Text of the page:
Next, Colin updates us on several statements a Netflix executive made earlier this week that he believes need further clarity. Colin delights in “keeping them honest” and his watchdog role benefits all of us trying to understand industry data.

    Listen in to learn more!

     
    Click here to listen to the podcast (24 minutes, 30 seconds)



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  • VideoNuze Podcast #457: Roku’s Dan Robbins Explains Company’s CTV Advertising Strategy

    I’m pleased to present the 457th edition of the VideoNuze podcast, with my weekly partner Colin Dixon of nScreenMedia.

    On this week’s podcast we’re joined by Dan Robbins, who is Roku’s director of advertising and programming research. We explore all of the angles around Roku’s connected TV (CTV) ad business, which has become a critical driver of its growth. As Dan explains, Roku is hyper-focused on helping ad buyers understand how CTV can add incremental value to their campaigns, by using sophisticated tools and industry partnerships.

    Among the topics we discuss include which agency buying groups are focused on CTV, how Roku’s measurement partner program is creating new value for advertisers, how Roku is serving the full funnel from lower to upper, why Roku considers itself a “data company, first and foremost,” why the “social contract among advertisers, programmers and viewers is broken,” and lots more.

    For anyone interested in how Roku is successfully transitioning its business to ad-supported and the dynamics of the booming CTV category, Dan’s insights are extremely valuable.

    Listen in to learn more!

     
    Click here to listen to the podcast (24 minutes, 4 seconds)




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    Note, Roku is a Branding Partner at our 9th annual Video Advertising Summit on May 29th in NYC. Register early to save and to double your chances of winning a Roku 55-inch 4KTV!

     
  • VideoNuze Podcast #456: AT&T’s Busy Week; BritBox Goes to U.K.; YouTube’s Latest Ad Revolt

    I’m pleased to present the 456th edition of the VideoNuze podcast, with my weekly partner Colin Dixon of nScreenMedia.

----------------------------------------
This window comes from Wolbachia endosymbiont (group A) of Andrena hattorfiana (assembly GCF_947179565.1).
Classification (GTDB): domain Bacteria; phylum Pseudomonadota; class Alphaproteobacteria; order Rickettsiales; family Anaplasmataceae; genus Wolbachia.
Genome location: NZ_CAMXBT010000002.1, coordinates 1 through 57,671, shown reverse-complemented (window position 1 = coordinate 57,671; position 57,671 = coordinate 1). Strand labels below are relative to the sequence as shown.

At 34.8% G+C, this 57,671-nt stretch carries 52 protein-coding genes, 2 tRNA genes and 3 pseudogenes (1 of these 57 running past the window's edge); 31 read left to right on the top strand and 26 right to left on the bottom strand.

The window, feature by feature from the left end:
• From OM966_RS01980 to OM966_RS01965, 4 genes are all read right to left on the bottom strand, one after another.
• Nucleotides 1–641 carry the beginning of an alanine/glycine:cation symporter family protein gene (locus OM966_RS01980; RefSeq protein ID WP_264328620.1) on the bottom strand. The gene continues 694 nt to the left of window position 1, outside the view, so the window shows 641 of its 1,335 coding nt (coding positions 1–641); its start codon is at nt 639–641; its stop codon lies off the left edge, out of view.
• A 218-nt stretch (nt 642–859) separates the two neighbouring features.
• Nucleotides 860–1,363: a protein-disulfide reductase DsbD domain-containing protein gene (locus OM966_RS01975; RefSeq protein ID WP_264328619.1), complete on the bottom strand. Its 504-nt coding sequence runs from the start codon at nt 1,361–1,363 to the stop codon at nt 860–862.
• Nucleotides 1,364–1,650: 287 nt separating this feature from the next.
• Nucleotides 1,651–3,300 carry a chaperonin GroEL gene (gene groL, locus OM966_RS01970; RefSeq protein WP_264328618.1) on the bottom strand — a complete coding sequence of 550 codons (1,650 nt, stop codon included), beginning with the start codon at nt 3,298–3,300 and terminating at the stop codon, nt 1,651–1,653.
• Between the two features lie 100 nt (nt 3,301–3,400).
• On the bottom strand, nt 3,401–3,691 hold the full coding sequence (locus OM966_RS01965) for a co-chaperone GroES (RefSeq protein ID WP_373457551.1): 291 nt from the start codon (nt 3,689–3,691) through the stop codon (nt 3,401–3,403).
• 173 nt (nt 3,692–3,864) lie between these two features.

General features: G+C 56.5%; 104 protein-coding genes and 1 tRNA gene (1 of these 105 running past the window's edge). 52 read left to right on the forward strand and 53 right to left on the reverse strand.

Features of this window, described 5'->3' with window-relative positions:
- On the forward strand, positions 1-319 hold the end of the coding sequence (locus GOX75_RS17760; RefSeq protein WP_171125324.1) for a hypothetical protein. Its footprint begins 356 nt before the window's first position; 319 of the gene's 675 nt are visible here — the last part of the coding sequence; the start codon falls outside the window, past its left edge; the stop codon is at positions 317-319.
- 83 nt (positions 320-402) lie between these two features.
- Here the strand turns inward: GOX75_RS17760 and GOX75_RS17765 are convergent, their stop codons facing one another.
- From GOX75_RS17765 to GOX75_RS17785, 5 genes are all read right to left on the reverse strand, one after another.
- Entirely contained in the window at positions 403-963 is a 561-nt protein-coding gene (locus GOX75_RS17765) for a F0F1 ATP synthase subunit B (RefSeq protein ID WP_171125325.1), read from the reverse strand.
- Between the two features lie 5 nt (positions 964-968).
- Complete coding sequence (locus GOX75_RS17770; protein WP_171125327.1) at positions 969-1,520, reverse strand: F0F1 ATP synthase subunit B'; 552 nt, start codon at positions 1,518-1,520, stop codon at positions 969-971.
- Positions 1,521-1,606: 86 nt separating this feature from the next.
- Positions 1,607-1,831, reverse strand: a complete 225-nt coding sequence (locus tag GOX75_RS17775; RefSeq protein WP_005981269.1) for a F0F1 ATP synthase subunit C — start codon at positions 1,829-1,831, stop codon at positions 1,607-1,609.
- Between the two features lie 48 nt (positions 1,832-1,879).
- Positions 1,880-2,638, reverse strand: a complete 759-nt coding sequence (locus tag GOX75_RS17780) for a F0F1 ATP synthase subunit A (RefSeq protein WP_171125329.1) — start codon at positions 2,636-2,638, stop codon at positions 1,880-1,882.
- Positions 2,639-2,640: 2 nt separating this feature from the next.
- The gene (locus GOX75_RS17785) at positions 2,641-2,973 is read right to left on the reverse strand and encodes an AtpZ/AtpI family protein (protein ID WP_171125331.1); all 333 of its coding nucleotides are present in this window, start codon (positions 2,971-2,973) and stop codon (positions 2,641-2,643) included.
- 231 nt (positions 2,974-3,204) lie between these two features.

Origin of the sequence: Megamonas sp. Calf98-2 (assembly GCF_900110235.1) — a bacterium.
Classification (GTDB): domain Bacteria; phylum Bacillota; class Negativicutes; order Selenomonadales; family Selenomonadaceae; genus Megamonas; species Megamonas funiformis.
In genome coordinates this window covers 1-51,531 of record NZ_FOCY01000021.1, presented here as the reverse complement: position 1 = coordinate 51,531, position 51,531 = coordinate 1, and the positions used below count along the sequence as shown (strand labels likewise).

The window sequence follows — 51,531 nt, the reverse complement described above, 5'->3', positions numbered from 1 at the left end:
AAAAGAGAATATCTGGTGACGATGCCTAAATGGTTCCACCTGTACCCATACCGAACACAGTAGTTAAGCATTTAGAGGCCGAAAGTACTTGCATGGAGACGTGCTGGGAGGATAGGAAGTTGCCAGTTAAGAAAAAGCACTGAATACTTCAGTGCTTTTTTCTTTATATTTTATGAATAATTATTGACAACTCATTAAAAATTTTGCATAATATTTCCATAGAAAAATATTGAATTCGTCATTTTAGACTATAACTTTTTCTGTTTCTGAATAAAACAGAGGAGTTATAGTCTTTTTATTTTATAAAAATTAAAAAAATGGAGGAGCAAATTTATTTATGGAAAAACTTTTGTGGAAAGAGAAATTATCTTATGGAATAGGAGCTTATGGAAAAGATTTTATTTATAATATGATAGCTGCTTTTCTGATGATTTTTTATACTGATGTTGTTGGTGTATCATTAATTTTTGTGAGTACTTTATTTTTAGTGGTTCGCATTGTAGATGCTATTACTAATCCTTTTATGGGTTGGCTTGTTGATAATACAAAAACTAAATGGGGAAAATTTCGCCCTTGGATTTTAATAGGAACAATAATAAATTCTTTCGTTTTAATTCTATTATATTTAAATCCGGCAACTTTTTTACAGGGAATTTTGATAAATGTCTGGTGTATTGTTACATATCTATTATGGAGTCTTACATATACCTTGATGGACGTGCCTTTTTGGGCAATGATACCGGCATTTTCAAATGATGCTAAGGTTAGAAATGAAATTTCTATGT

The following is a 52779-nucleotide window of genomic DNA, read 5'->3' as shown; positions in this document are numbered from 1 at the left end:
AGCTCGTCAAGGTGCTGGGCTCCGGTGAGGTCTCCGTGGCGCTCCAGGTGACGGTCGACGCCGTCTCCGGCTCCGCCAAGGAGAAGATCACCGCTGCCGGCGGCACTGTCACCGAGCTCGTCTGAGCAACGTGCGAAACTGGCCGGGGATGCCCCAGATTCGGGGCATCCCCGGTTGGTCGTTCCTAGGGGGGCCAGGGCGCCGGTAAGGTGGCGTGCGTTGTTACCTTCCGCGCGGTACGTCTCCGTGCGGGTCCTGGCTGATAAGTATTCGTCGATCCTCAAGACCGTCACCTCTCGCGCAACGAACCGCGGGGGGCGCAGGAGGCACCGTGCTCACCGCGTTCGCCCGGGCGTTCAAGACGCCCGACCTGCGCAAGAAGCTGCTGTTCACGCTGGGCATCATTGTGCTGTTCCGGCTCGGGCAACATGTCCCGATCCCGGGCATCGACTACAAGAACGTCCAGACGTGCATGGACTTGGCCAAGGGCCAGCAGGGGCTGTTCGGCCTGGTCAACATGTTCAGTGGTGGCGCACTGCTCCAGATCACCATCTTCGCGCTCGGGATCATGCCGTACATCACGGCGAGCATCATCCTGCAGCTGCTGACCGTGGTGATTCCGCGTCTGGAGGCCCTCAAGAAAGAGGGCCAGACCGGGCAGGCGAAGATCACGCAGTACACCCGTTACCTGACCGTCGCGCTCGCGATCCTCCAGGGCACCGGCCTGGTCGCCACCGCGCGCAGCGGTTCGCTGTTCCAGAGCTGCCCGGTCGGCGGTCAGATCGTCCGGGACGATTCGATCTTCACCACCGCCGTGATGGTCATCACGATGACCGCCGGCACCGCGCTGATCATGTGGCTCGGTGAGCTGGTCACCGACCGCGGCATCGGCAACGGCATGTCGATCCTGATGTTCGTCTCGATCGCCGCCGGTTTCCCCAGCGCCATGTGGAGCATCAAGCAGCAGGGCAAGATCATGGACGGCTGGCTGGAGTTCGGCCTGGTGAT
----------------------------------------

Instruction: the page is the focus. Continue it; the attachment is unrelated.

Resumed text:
On this week’s podcast we cover 3 different topics. First, AT&T had a busy week - its deal for Time Warner was finally cleared after the DOJ’s appeal was rejected, both HBO CEO Richard Plepler and Turner president David Levy resigned, and a Variety report has Disney interested in buying AT&T’s 10% stake in Hulu. Colin and I discuss all of these and their implications.

    Next, Colin weighs in on the new collaboration between the BBC and ITV to launch a version of BritBox in the U.K. and why it matters. Finally, another week, another YouTube content malefactor(s), leading to an advertiser pullback. We discuss how YouTube is playing whack-a-mole but that at the end of the day advertisers need YouTube and are unlikely to leave altogether.
     
    Listen in to learn more!

     
    Click here to listen to the podcast (24 minutes, 47 seconds)


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  • VideoNuze Podcast #455: How CTVs are Reenergizing 30-Second Ads; Password Sharing is a Nonissue

    I’m pleased to present the 455th edition of the VideoNuze podcast, with my weekly partner Colin Dixon of nScreenMedia.

    Connected TVs are rapidly re-making the TV landscape and, according to new data from Extreme Reach yesterday, an emerging benefit is that they’re reenergizing 30-second ads delivered online. On today’s podcast Colin and I talk about why this is happening and more importantly why it’s likely the beginning of a strong trend.

    We then transition to talking about “password sharing” which has been a longstanding, but quite murky topic in SVOD. Most SVOD services have dealt with it by imposing caps on concurrent streams, users or devices, relying on subscribers to get hooked on the programming and then feel the need to upgrade or add plans. Colin reviews recent data that supports the idea that password sharing is mostly a nonissue.

    Listen in to learn more!

     
    Click here to listen to the podcast (23 minutes, 34 seconds)